Air-conditioning Systems for a Plastic Container Manufacturing Plant

Case study in the air-conditioning systems business area

Customer’s Issue

Need to develop a near-cleanroom-standard environment with an appropriate air-conditioning system for plastic container production lines

Business category:manufacturing / Employees:2,500 / Established:more than 100 years

Solution and Outcome

Developing production lines designed for high-quality products through air filtering, room pressure control and temperature management

Integrated control from the air-conditioners to air filtering, room pressures and humidity

We had a commission by a major packaging manufacturer concerning their project to launch new plastic container production lines, and our task was to provide an air-conditioning system for them. The purpose of this system was, first and foremost, to control the in-plant temperatures to enhance the production lines’ productivity, and also to provide the air-conditioning for their employees by maintaining comfortable environments. Requirements such as these often involve a coordination of air-conditioning with air filtering, room pressure control and humidity management. The plastic container production lines to be introduced represented a typical case of those factors to be taken into account.

Nobuyuki Nara, General Manager, Department #1, Division of Engineering and Sales I

Designing the ideal environment through close communication with the customer

Blow molding machines for plastic containers use electric heaters to melt the raw material, thereby generating considerable heat. We started by reviewing their machines in terms of the levels of heat generation and associated air-conditioning loads required of the air supply and ventilation system. Based on the review, we selected an air cooled chiller (the equipment to create cooling water) as the appropriate cold energy source, then determined the details such as specifications and number of units required. This process also involved drawing up the piping plans both for the mains and for the machines.

The next point of consideration was the air filtering arrangement. The production lines had to be constructed to near-cleanroom standards, which meant blocking the inflow of the external air and ensuring positive room pressure (i.e., maintaining the air pressure in the room higher than the ambient pressure) to prevent airborne and insect contaminations. By contrast, the dry room placed immediately before the production lines, designed to feed the raw material plastic (in powder form), had to be a negative-pressure room to prevent the particles of plastics from contaminating the line space. This arrangement proved to be challenging in terms of maintaining the room pressure differentials.

Furthermore, temperature and humidity management had to be considered for spacious warehouses and storage areas for ensuring reliable product quality control. Japan has a pre-summer rainy season, when the ambient humidity tends to remain very high. For this reason, it was particularly difficult to work out the best arrangement and specifications for the air-conditioning and dehumidifying equipment. In the end, we managed to offer a good plan through close communication with the customer.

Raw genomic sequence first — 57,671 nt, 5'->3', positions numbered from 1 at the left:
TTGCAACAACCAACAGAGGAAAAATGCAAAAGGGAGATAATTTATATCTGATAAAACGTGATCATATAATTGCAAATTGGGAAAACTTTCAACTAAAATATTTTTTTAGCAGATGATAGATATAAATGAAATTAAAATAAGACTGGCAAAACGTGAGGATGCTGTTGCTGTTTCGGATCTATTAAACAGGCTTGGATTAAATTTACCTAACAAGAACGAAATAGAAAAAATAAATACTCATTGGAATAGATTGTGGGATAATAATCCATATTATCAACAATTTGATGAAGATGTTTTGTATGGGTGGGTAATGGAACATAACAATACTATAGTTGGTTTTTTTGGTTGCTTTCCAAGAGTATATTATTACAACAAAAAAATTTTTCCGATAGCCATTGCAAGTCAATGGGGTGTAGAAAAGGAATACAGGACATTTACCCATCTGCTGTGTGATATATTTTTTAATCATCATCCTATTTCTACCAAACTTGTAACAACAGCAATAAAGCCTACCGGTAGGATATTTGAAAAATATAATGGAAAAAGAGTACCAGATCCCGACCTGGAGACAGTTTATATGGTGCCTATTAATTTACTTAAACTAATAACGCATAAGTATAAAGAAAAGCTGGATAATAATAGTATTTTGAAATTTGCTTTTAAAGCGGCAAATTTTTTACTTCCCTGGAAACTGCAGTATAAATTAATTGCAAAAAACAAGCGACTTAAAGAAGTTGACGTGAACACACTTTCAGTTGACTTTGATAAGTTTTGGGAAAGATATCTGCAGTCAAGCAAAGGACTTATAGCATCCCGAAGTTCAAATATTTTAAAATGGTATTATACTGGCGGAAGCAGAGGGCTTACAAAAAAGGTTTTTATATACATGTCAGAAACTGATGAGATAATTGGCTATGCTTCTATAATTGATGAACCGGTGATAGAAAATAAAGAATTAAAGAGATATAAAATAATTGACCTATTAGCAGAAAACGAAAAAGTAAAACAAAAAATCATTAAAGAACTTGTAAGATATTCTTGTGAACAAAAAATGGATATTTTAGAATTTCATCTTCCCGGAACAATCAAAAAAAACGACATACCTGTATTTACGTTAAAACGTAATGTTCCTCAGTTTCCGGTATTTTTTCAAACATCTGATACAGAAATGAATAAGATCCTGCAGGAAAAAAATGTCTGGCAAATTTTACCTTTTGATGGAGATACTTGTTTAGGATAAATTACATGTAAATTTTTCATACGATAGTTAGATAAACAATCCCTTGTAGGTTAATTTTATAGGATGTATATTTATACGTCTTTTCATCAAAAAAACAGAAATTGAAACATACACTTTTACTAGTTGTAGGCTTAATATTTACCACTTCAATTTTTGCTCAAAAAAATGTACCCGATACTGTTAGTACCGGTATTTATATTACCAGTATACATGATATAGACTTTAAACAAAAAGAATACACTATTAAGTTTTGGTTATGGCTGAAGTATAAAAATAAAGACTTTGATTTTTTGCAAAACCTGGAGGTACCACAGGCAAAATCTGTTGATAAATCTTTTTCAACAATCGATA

Our strengths in the know-how that enables us to understand the equipment and formulate an ideal air-conditioning system arrangement

The newly established plastic container production lines have been in operation without a glitch, and we had positive feedback from the customer. In fact, the client approached us as their first choice for the work. There are several vendors who specialize in updating industrial air-conditioning systems, but our competitors would be unable to handle the task of furnishing an air-conditioning system for an entire production line. The strengths in our approach to business are that we work closely with our customers, which allows us to have in-depth knowledge of their facilities and equipment.

For example, the air cooled chiller could be downgraded to lower the investment cost, but an arrangement with a minimum capacity would run a risk of grinding the business operation to a halt if, in the future, the chiller broke down. We took into account the maintenance and repair contingencies when designing the system, being mindful of the importance of keeping the production lines going and minimizing the operational risks for the customer. These points are part of the know-how that enables us to formulate an air-conditioning system arrangement that is ideal for customers, and this is our strength. Today, many businesses work hard on sustainability and SDGs, and we continue to strive to help them achieve their goals.

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